Saturday, January 5, 2008
Arvo Pärt - 1977 - Tabula Rasa
They say music speaks to the soul. It speaks in a way that no other medium can. It assists all our emotions and in times of comfort and pain it transcends to something on par with spiritualism. There are many paths to God and the meditative music of Arvo Pärt is, without a doubt, one of them. I had listened to this recording years ago and always loved it, so much so that I constantly would find myself returning. It took on a whole new dimension, though, this past February when I was dealing with my mother's failing battle with terminal brain cancer.
Arvo Pärt is an Estonian composer. Sadly, in a day when all you hear are the same “war horse” compositions and composers played on “classical” radio, few folks are turned on to the cornucopia of sonic delights some of the lesser known 20th Century and modern day composers have bestowed upon us. These modern composers I am referring to fall into the “minimalism” sub-genre. The freedom to create very pure textures that confront the listener on an internal level. There remains the intellectual nature of classical music, but the means to the end become less restricted. Pärt is am ideal example of “internal” music.
1984, the essential record of Tabula Rasa was released on ECM records. The recording features not only the title composition performed by the Lithuanian Chamber Orchestra featuring Gidon Kramer on Violin (for whom Pärt wrote the exquisitely contemplative and hypnotic title work) and Alfred Schnittke on prepared piano, but the equally beautiful composition "Cantus in Memory of Benjamin Britten" and two versions of "Fratres"; a star performance from Keith Jarrett, and Gideon Kremer and its most sublime version for 12 cellos performed by the 12 Cellist of The Berlin Philharmonic.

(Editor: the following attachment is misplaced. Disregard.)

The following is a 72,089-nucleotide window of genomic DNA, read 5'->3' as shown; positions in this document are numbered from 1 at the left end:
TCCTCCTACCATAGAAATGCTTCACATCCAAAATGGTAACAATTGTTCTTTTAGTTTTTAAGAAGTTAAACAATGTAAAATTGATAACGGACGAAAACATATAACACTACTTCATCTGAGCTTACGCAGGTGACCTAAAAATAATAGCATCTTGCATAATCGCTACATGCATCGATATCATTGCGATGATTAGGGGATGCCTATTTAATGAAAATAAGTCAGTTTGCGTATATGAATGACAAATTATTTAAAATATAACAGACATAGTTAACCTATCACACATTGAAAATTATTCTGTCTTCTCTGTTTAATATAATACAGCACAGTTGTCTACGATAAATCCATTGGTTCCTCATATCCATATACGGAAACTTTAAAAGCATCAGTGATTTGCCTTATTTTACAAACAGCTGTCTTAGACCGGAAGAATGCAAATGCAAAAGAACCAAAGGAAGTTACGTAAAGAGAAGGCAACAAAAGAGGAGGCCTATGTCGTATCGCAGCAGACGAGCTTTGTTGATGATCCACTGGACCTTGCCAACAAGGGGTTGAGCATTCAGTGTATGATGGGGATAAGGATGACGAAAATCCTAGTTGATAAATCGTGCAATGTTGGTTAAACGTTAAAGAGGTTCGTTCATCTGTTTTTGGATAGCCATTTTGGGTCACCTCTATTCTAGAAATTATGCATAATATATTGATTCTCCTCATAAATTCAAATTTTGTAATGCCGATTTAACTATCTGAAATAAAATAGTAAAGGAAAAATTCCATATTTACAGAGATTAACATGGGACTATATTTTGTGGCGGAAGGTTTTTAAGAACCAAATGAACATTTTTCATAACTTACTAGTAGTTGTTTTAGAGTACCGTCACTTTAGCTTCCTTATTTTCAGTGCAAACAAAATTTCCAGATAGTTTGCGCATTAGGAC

The compositions are spare, but the space between the sounds are as full of music as the notes themselves. The title cut the allows an inner fullness to resonate through the most fragile, ethereal wisps of tone against the mysterious clanging of prepared piano. The lament of the tubular bells in "Cantus in Memory of Benjamin Britten" is emotionally haunting and seems to descend from the heavens above. "Fratres" is a simple tune. On one hand it sounds like something from the 15th century, yet it clearly is something from the present day.
The Kronos Quartet and others have recorded the works of Arvo Pärt and each is interesting in it’s own right. What sets this recording apart, aside from the dynamic performances, is the warm production of by ECM's Manfred Eicher, which magnificently captures the mystical simplicity of Pärt's sound world.
Right before my mother passed on, she had requested music. Sending my mother music that would serve as the soundtrack to her transition to the other side was an emotional task. I gathered the familiar songs and songs that were favorites of her. I also included Tabula Rasa, a composition she had never heard and quite honestly I wasn’t sure if she would play it on her CD player. The last few weeks, her health declined rapidly, she lost all communicative skills. When word came of her passing, I picked up her belongings and in the CD was Tabula Rasa. She had heard it. She heard the sound of the heart of God. No man of the cloth could have prepared the transition better. Pärt’s music is of the sacred that transcends organized spirituality and enters directly into the soul.
1 Fratres (11:24)
2 Cantus in Memory of Benjamin Britten (5:00)
3 Fratres (11:49)
4 Tabula Rasa (26:26)